Adding a Granny flat is a popular choice for extra accommodation for extended family or as a way to generate some extra income by renting out the space.

Some of the more popular available options for Granny Flats are:

  • Fully self-Contained for extended Family
  • Home Office space
  • Self-Contained Rental Unit for extra income
THINGS TO CONSIDER:
  • You will need council approval – This is essential if you are looking to sell your home down the track.
  • If you are planning on selling your house in the future will the addition of a Granny Flat add value to you home or limit your potential market. The extra income you can generate from renting it out will appeal to a lot of buyers.
  • If it’s self-contained, you need to consider access to and from the Granny Flat and parking options. All of this will need to be factored in to the plans.

Once you have established your needs we can assist you through the process to get your Granny Flat passed through council and build.

The addition of a granny flat is a smart way to increase the value of your property – by boosting the amount of liveable space. Whether it is to be a granny flat to accommodate downsizing older family members, or guest house for family and friends, a separate teenager retreat, the perfect home office, studio or an additional source of income as a rental property, Backyard Grannys is the industry leader in the design and construction of contemporary granny flats.

However, there’s a few things you need to consider before your granny flat plans become a reality.

  • Space

One of the first questions to consider will a designer granny flat fit in my yard? First, your property must be zoned residential and be a minimum of 450m² in total area. Additionally, there are a few other areas you need to consider, you can find out how to build your granny flat with no council approval. The granny flat itself can be a maximum of 60m² to be considered a complying development.

  • Site requirements

Your property needs to be at least 12m width at the building line of the existing dwelling. A setback of a minimum 3m has to be maintained from the rear of the property and 0.9m from the side boundaries. Your granny flat also needs to maintain a distance of 3m from any existing trees that are over 4m in height. Site access is also a consideration. Ideally, 1.2m to 1.5m clear access will keep your costs down and while it’s not impossible to work with smaller spaces it will add to the costs due to the manual labour required.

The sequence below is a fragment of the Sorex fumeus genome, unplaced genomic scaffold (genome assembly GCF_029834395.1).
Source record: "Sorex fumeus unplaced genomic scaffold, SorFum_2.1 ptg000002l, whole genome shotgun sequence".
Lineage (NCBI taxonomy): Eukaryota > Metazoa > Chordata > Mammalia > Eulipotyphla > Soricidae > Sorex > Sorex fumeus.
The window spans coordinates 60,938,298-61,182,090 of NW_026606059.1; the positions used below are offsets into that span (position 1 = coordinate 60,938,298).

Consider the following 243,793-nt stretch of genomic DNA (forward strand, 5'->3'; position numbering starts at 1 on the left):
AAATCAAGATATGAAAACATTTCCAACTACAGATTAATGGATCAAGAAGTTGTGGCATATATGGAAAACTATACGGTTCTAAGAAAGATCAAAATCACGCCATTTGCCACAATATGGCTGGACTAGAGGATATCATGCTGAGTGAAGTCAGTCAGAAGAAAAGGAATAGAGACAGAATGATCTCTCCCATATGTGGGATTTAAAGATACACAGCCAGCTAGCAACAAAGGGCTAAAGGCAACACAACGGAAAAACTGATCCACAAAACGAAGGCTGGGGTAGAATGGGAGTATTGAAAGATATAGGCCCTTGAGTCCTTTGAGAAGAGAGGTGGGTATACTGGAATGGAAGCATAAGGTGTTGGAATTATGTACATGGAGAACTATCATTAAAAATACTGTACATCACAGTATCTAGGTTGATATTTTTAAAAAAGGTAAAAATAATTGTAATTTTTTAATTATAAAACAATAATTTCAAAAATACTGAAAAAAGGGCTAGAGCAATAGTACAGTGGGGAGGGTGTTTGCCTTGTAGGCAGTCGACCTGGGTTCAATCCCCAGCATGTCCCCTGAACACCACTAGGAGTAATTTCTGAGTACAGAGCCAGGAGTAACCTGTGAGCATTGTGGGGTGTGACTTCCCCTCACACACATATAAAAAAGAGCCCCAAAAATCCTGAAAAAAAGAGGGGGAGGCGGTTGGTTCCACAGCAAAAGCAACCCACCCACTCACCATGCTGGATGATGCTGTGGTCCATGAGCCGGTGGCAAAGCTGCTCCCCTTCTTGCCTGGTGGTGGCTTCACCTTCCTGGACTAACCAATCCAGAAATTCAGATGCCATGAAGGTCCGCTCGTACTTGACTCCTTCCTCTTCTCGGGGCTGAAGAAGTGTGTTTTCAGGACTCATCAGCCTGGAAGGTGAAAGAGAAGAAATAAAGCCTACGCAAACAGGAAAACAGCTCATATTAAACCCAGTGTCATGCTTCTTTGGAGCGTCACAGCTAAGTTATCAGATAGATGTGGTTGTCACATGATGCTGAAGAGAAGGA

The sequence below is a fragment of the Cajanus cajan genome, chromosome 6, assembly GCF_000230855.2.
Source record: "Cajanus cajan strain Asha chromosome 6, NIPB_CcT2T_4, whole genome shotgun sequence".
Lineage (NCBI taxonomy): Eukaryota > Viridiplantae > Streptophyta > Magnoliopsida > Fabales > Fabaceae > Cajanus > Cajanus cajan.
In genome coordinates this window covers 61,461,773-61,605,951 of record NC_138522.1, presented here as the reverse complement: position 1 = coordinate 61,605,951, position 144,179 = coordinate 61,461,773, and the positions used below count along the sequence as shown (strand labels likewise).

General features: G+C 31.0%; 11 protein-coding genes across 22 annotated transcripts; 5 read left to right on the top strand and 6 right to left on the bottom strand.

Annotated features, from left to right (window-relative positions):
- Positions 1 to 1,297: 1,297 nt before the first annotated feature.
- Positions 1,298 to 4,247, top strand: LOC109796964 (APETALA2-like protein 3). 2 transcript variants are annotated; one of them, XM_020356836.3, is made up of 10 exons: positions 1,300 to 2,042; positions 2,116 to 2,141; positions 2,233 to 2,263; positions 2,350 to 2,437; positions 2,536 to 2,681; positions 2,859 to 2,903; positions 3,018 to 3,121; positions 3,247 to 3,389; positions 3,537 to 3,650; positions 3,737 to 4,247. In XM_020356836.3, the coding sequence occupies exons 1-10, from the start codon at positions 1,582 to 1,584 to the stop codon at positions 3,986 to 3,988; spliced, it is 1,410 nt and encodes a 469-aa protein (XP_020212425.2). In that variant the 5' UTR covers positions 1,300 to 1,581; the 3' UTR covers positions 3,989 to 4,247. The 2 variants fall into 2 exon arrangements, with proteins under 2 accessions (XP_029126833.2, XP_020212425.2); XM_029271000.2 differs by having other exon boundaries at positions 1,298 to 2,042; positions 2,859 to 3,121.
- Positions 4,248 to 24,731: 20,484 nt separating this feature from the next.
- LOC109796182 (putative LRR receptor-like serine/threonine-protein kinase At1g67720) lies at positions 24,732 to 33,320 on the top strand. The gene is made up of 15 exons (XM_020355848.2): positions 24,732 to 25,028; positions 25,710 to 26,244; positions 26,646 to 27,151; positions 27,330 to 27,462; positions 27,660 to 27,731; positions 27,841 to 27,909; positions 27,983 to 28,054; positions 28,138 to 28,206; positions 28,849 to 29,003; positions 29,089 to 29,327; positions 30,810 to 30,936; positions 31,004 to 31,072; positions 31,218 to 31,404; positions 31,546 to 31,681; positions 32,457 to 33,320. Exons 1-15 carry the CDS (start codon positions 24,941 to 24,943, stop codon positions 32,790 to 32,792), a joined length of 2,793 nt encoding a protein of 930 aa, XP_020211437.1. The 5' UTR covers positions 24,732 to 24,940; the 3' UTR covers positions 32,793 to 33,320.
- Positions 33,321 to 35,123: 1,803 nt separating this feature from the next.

• Your Budget

Obviously your budget and finance are a big consideration when building a granny flat and we highly recommend speaking with your bank or financial adviser ahead of committing to a build. At an average cost of between $120,000 and $130,000, making granny flats much more affordable than a large-scale home.

  • Approvals

A key question is what approvals are required and from where. Established in conjunction with another dwelling (the principal dwelling),

  • On the same lot of land as the principal dwelling (and not an individual lot in a strata plan or community title scheme), and
  • May be within, attached to, or separate from the principal dwelling.

You will need to apply for a Complying Development Certificate (CDC) through your council or an accredited certifier.

  • Time

Construction time for your new granny flat is generally between 12 and 14 weeks. It may seem like only a few months, but you really need to think about the implications the build might have. If you’re building in your own backyard it will impact your access.

  • Depreciation

As it’s a secondary dwelling, a granny flat has to produce an income before you can claim depreciation. Assuming that’s the case, you can claim depreciation for capital works. These includes the wear and tear the structure undergoes during its lifetime. You need to speak to your accountant or a taxation expert about the potential for depreciation because your granny flat can add to your depreciation schedule even if the main dwelling is owner/occupied.

  • Tax implications

If the granny flat is being built to provide a rented space to a relative such as your parents or children, you are not eligible for any tax deductions. That said, income received from renting the dwelling to a third party is taxable and deductions can be claimed for the costs of financing the build, maintenance and ongoing running cost